But I think that we should all write honest cover letters from now on. I think this should be the new format:


I'm in the market for employment, and it seems to me that you are in the market for employees. If you're not, I don't mind taking the place of your slackest worker. I'm pretty sure I'm at least better than that loser.

I have a degree and experience, which you will know as soon as you check out the attached resume. Like the layout? I picked it out of Microsoft Publisher, but I did the color and font scheme on my own.

Here are some things that aren't on the resume. You may not notice right off, but I'm female, and you know as well as I that there are not enough chicks in this field, and there probably aren't that many in your office. Feel free to use me to fill any employment quotas you may have hanging over your head. Also, I think a female computer scientist will boost the morale of all those single men you have working for you. Don't worry, my skirts aren't short enough to be distracting.

I will be more than happy to lead or follow. I can work well under incompetant leadership without even grumbling that I could do it better. Or, I would be willing to be at the head of a team, and I can be as incompetant as you need.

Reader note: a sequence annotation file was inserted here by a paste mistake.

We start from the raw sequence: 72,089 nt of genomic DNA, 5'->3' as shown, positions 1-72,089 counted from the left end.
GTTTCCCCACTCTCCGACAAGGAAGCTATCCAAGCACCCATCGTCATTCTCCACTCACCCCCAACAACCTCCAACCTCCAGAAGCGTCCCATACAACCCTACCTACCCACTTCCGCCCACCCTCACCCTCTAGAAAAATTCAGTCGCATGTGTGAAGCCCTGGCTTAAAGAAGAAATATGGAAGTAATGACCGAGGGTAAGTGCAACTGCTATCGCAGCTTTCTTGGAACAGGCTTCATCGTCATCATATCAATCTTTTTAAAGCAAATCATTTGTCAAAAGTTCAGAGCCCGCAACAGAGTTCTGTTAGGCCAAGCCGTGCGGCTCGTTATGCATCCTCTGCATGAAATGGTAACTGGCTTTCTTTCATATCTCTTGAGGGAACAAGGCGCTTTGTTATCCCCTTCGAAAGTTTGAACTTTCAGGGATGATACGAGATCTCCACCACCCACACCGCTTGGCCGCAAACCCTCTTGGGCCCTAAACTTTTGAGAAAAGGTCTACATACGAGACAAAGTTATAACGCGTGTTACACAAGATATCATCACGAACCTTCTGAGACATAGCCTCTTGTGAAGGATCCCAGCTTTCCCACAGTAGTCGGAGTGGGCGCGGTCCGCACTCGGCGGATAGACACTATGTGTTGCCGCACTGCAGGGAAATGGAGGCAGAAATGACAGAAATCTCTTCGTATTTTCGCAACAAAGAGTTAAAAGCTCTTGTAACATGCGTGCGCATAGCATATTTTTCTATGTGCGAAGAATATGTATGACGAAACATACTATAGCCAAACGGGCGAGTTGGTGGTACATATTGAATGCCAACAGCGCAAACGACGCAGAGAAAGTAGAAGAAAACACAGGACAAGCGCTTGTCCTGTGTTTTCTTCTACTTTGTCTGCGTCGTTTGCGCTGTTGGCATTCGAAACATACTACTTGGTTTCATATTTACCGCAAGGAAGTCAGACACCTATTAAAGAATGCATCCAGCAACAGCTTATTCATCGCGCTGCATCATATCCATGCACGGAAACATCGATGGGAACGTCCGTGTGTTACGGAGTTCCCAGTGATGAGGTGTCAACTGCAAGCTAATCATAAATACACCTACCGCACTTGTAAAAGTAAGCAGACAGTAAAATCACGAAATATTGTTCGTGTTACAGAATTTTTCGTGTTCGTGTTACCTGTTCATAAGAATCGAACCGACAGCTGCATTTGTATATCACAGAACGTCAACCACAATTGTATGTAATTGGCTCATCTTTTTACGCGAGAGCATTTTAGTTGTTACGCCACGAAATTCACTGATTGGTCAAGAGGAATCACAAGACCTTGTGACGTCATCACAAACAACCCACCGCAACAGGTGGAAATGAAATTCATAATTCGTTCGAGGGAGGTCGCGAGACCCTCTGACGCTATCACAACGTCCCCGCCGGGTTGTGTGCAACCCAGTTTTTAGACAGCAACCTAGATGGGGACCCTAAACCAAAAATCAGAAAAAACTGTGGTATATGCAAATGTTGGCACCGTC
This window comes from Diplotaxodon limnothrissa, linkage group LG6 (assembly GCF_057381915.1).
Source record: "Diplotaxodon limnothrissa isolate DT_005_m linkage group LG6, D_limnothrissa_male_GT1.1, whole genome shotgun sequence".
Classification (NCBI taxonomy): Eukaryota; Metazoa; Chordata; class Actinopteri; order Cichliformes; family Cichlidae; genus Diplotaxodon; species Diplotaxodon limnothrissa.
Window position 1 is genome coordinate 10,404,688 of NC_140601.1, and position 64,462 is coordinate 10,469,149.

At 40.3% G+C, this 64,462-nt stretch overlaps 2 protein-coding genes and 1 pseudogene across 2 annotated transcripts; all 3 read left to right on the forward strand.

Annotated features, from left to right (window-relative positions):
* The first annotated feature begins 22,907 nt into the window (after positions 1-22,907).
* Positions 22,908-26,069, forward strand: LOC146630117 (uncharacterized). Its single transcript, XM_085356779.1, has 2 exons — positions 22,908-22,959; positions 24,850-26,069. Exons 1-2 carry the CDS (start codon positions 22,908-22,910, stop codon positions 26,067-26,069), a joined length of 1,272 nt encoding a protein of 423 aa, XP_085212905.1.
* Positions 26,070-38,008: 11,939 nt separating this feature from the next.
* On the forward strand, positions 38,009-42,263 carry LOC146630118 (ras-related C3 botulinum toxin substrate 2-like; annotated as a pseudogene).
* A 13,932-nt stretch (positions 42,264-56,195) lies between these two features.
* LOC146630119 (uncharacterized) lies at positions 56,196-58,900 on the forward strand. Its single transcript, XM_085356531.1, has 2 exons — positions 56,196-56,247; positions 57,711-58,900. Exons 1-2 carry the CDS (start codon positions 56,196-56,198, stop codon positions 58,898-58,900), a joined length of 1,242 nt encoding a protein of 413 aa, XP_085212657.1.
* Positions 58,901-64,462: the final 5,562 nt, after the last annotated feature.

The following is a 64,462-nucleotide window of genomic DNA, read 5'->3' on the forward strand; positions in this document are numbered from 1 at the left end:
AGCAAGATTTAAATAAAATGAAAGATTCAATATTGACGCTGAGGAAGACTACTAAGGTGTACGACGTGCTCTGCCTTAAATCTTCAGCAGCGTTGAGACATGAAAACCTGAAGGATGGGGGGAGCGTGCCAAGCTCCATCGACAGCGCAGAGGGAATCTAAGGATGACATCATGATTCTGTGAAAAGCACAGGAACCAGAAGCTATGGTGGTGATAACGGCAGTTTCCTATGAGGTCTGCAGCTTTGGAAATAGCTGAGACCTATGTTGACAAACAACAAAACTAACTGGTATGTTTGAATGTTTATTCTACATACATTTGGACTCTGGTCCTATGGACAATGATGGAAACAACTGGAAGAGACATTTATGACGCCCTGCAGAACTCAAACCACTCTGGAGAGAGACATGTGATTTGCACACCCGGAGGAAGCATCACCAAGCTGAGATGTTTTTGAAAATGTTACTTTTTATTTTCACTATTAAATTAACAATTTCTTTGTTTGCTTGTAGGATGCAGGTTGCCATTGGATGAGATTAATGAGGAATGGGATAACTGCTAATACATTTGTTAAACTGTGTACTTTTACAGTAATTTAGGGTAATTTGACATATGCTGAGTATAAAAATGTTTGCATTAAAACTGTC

I'm punctual, kind of anal-retentive with my attention to detail, and I can pour from two coffee pots into two mugs at once without spilling. I'm an achiever, so I get the job done, but not an over-achiever, because those guys are annoying.

I'd love an interview, partly because I want the job, and also I just like the opportunity to dress up in my new suit. Gotta tell ya, I look pretty cute. Also professional and intelligent, but mostly cute.

I await your reply with bated breath.

Sincerely yours,


Seriously, wouldn't you want to hire me right away? That's what I thought.


god bless the south: celebrating apples.

Yes, dear friends, it's fall, and for me that means that my small town will soon be overrun with Buicks and Cadillacs driven at 20 mph by elderly men with their wives next to them screaming, "Edgar, slow down! There's a curve up ahead!" But it also means that the leaves will be bright and pretty, that I'm one season closer to graduation, and that I can finally wear that great long jacket I just bought at the thrift store. Plus, it's festival time!

Us Southerners, we love to celebrate. And we like to do it best in the fall with lots of craft vendors, live music, and fried foods, some on a stick. We'll celebrate anything, we don't care. We celebrate wooly worms, the Andy Griffith show, and Hillbilly Heritage (none of these made up, I swear). Yesterday, I celebrated apples.

I love festivals. I didn't go to a lot of them as a kid, (except for an isolated one celebrating amateur radio) because Mama worked Saturdays and Daddy just isn't a festival kind of guy. But I used to go with Casey to the one held in the nearby town of Morganton, which as far as I can tell, was celebrating the nearby town of Morganton. I always had a great time, and since Wilkesboro is another nearby town, I thought I'd head down there for a little apple party.

I rode the shuttle from the medical park to downtown, as parking at the festival was as much as $10. I stepped off the Wilkes Transit Authority van, a guide for getting back to my car in my hand. Apparently, the driver thought I did not look like a local. And then I started in.